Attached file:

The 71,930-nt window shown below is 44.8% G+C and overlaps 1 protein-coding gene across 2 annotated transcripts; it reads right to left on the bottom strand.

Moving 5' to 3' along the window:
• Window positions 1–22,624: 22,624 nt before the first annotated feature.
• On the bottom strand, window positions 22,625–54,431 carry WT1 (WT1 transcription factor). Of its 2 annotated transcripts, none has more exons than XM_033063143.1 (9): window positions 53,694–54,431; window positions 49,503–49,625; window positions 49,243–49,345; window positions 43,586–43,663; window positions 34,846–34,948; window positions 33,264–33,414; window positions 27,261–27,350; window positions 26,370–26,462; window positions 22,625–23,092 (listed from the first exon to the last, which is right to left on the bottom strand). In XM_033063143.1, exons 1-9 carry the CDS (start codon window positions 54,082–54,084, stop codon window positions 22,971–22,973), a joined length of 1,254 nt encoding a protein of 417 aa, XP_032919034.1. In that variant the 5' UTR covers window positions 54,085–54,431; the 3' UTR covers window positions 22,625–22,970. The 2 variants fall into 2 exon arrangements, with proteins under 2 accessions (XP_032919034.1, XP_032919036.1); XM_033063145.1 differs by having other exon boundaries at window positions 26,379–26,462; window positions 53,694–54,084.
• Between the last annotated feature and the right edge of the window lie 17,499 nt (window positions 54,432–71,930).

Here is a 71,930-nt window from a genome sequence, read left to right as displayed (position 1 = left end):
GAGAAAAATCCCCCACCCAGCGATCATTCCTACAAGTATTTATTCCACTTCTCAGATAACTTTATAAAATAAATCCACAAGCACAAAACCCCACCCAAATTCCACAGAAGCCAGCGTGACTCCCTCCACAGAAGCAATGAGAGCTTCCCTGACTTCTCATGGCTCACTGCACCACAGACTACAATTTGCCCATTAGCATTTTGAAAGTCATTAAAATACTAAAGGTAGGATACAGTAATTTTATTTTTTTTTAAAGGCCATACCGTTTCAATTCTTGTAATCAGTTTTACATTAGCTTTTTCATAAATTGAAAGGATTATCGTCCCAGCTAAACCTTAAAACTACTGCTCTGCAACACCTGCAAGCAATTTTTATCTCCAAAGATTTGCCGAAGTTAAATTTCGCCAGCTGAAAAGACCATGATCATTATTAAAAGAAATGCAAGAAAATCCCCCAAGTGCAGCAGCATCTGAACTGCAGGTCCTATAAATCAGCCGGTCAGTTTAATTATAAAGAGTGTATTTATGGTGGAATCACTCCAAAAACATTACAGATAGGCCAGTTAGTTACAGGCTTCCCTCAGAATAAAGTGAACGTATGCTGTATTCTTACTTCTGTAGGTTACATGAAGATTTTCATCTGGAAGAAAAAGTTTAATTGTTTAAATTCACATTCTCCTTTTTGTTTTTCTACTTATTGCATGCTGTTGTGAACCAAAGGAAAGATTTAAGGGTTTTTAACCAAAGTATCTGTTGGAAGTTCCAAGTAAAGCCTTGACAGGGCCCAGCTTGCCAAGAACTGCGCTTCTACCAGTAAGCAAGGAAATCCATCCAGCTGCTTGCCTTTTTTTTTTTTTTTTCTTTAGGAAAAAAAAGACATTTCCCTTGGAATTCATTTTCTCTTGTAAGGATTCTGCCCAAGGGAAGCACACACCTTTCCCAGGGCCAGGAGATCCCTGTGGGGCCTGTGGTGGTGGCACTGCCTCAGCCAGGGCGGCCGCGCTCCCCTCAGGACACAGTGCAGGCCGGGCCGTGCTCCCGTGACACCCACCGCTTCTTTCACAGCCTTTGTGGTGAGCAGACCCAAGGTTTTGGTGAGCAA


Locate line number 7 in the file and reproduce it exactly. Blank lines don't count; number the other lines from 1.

GAGAAAAATCCCCCACCCAGCGATCATTCCTACAAGTATTTATTCCACTTCTCAGATAACTTTATAAAATAAATCCACAAGCACAAAACCCCACCCAAATTCCACAGAAGCCAGCGTGACTCCCTCCACAGAAGCAATGAGAGCTTCCCTGACTTCTCATGGCTCACTGCACCACAGACTACAATTTGCCCATTAGCATTTTGAAAGTCATTAAAATACTAAAGGTAGGATACAGTAATTTTATTTTTTTTTAAAGGCCATACCGTTTCAATTCTTGTAATCAGTTTTACATTAGCTTTTTCATAAATTGAAAGGATTATCGTCCCAGCTAAACCTTAAAACTACTGCTCTGCAACACCTGCAAGCAATTTTTATCTCCAAAGATTTGCCGAAGTTAAATTTCGCCAGCTGAAAAGACCATGATCATTATTAAAAGAAATGCAAGAAAATCCCCCAAGTGCAGCAGCATCTGAACTGCAGGTCCTATAAATCAGCCGGTCAGTTTAATTATAAAGAGTGTATTTATGGTGGAATCACTCCAAAAACATTACAGATAGGCCAGTTAGTTACAGGCTTCCCTCAGAATAAAGTGAACGTATGCTGTATTCTTACTTCTGTAGGTTACATGAAGATTTTCATCTGGAAGAAAAAGTTTAATTGTTTAAATTCACATTCTCCTTTTTGTTTTTCTACTTATTGCATGCTGTTGTGAACCAAAGGAAAGATTTAAGGGTTTTTAACCAAAGTATCTGTTGGAAGTTCCAAGTAAAGCCTTGACAGGGCCCAGCTTGCCAAGAACTGCGCTTCTACCAGTAAGCAAGGAAATCCATCCAGCTGCTTGCCTTTTTTTTTTTTTTTTCTTTAGGAAAAAAAAGACATTTCCCTTGGAATTCATTTTCTCTTGTAAGGATTCTGCCCAAGGGAAGCACACACCTTTCCCAGGGCCAGGAGATCCCTGTGGGGCCTGTGGTGGTGGCACTGCCTCAGCCAGGGCGGCCGCGCTCCCCTCAGGACACAGTGCAGGCCGGGCCGTGCTCCCGTGACACCCACCGCTTCTTTCACAGCCTTTGTGGTGAGCAGACCCAAGGTTTTGGTGAGCAA